Wednesday, May 1, 2013

Dyeing at Home: Palliative Care for Fabric

Let me show you my little set up for dying at home. I use Procion MX dyes. They are cold water dyes that use salt and soda ash in the process.  I got them locally here in Vancouver, BC, at Maiwa on Granville Island.  I'm pretty much following Malka Dubrawsky's instructions from her book and workshop.  Check out her great book "Color Your Cloth: A Quilter's Guide to Dyeing and Patterning Fabric" for her complete instructions and great project ideas.

First there's the waxing.  I had started outside on the colonnade, then I moved into the kitchen under the stairs beside the hot water tank to be closer to the sink and less cold.  I use Kona PFD (prepared for dyeing) fabric.
You can see the electric frying pan with the melted wax, my potato masher stamp and the fabric pinned over a cardboard box.  Since it's a big box, I keep the rest of the potato mashers and cardboard stamps in it.

Then the table gets set up for dying.  The cooled wax in the electric fry pan goes into the box and slid under the table and the dye vats (by Rubber Maid) come out.  This one has about 2 yards of waxed fabric soaking up the grey dye before the soda ash gets added.  The soda ash has been dissolved in that container with the blue spoon in it.
 Here's a turquoise vat getting fixed for a couple hours after the soda ash has been added.
Then the fabric is rinsed well until the water runs pretty clear, then hung up on a curtain rod in the hall at the top of the stairs.  I put plastic sheeting on the floor and up the wall to the rod height and an old towel on the floor to catch the drips. There seems to be great air flow up the stairs because the fabric is dry in 90 minutes.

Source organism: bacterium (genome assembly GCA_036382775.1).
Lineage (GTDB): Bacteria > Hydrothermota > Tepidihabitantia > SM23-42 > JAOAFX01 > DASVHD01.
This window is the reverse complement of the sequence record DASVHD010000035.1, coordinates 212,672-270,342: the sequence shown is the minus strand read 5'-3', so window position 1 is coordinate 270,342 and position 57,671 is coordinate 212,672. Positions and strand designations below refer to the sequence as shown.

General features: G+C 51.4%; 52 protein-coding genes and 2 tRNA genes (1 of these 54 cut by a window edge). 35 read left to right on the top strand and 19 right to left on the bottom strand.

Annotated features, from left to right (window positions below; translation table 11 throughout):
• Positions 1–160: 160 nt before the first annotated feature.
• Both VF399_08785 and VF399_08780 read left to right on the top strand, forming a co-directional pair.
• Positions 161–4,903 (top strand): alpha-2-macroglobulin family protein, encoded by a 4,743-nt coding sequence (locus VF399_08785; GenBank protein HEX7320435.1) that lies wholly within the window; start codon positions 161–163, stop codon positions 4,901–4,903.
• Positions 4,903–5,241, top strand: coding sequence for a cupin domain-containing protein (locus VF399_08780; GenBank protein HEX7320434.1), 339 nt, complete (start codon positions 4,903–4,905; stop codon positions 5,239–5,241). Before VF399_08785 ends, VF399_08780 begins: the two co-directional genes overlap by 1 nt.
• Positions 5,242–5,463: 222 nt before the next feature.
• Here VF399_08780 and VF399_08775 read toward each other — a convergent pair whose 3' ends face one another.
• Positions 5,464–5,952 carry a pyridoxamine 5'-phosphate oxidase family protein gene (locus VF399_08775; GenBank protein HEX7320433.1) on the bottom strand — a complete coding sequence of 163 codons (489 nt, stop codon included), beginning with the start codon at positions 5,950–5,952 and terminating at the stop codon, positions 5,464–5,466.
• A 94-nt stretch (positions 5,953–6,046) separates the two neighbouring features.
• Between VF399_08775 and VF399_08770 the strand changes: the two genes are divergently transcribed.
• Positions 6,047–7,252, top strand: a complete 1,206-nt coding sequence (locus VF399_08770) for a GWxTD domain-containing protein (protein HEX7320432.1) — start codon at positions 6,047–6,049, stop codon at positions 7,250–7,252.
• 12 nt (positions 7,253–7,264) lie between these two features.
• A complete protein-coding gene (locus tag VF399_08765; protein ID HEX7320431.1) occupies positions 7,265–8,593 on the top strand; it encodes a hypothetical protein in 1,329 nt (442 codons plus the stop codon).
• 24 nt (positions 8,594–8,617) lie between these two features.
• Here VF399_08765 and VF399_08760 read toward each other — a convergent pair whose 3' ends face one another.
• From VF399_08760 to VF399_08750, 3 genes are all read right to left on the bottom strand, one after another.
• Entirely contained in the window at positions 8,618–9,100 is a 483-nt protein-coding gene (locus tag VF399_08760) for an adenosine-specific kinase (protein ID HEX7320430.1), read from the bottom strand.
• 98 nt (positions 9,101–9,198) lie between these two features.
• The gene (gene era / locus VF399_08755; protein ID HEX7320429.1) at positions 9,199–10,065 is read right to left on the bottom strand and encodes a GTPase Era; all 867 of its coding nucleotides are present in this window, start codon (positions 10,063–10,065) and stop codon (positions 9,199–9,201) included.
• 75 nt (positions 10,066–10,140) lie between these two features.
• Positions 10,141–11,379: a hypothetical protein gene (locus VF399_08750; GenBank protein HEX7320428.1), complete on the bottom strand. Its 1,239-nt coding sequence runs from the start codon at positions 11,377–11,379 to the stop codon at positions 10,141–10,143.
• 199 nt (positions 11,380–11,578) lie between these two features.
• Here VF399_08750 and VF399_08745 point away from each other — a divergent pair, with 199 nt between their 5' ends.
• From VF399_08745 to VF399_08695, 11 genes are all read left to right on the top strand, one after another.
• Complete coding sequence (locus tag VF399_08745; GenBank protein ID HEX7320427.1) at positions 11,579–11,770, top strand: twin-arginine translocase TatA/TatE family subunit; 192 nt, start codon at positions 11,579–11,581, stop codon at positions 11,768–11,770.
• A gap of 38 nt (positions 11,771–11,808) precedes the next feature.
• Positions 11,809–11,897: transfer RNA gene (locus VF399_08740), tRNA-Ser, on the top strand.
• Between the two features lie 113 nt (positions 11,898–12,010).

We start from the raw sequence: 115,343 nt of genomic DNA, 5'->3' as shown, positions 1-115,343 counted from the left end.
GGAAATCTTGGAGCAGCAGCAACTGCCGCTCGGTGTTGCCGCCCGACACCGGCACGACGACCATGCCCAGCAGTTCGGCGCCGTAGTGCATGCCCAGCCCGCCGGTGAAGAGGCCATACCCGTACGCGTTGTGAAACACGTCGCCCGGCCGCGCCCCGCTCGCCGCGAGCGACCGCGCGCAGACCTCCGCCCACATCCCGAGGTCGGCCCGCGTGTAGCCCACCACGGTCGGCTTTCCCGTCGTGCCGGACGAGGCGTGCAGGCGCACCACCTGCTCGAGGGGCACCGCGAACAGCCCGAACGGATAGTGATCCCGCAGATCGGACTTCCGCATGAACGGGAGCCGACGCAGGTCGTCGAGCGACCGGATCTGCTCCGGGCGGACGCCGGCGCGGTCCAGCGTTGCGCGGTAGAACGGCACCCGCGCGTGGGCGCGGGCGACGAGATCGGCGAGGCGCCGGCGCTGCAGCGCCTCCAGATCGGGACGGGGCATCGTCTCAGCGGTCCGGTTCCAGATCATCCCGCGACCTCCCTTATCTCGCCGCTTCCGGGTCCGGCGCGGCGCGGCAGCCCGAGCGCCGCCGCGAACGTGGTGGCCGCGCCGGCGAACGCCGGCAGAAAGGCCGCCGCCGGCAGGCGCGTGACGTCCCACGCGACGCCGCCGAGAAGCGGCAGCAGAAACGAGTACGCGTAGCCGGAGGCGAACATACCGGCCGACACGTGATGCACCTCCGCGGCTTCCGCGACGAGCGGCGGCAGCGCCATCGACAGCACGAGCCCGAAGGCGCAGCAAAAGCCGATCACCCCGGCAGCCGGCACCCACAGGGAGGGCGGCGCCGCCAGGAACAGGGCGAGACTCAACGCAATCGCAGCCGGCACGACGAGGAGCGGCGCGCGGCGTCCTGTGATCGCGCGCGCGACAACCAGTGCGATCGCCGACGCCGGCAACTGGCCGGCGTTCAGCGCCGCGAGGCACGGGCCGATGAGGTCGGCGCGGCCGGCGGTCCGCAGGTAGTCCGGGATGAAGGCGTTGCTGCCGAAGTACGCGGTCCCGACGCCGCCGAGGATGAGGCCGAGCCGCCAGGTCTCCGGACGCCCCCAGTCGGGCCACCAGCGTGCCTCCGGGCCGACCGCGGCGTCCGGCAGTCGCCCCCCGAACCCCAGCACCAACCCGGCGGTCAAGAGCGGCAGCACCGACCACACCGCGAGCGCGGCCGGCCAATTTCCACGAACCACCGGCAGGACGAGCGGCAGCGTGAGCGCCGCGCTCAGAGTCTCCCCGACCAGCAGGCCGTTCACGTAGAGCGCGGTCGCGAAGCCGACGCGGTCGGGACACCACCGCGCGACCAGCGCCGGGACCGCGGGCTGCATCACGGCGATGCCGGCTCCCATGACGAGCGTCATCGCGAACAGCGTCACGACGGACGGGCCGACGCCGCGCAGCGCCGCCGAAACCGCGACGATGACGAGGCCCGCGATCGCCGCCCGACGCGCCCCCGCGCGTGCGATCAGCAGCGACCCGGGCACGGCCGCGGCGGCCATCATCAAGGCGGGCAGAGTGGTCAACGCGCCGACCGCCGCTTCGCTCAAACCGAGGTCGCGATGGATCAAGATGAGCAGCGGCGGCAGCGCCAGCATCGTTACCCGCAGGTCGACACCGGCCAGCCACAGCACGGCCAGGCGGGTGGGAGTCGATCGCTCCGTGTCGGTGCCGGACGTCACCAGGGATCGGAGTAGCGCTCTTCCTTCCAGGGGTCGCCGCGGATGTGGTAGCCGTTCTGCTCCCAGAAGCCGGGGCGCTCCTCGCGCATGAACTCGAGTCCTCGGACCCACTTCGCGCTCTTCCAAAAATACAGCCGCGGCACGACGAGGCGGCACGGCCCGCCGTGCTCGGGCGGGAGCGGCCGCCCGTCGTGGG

Here's the grey ones drying
Next I waxed what I wanted to keep grey, then discharged most of the grey out of the rest of the fabric so that the red dye that I did next would be bright.  If I hadn't discharged, the red over the grey would have created a very dark maroonish colour and I wanted bright red.
Then I boil the finished fabric in a big pot for an hour, then let it cool outside so that the wax floats to the surface and solidifies.  I pull the wax off the top of the pot and give the fabric a quick last rinse and hang it up again to dry.  Here's the finished red and grey fabric.  I made 4 16 inch strips that all coordinate.  On these I stamped them with: a cardboard diamond stamp, a potato masher, a paint brush, and sun glass frames.
Here's a shot of the discharging process.  The two vats are diluted bleach and diluted vinegar. You soak and agitate the fabric moving it from one bath to the other bath.  The star fabric was all royal blue and the blue discharges almost completely.  Here it's just a light grey and once it dried it was hardly coloured at all.  The yellow does not discharge much at all.
Red discharges a bit and is quite slow.  Turquoise discharges very slow, and ends up a light light-blue.  Brown discharges to orange, which makes sense as it's the red and yellow in it that stay.  I made a nice dark plum colour with red and royal blue and it discharged to red, the blue almost completely came out.

So the process is pretty much Wax, Dye, Discharge, Repeat, then Boil out the wax.  The discharge is an optional step, but without it, you'll have to always dye from light to dark and the second colour will usually be a mix of your first and second colours.  For example red after yellow will be orange, blue after yellow will be green.

The fabric that I used three colours on usually didn't turn out that great.  They end up dark and muddy.  Two colours and one discharge give you great results and that limitation actually makes me more creative and gets me thinking about what will work out and look great.  


  1. Wow....that's quite the set up you've got going there.

  2. Paul, all the fabrics look great.

  3. thanks for all of this info Paul - I really have got to do some playing!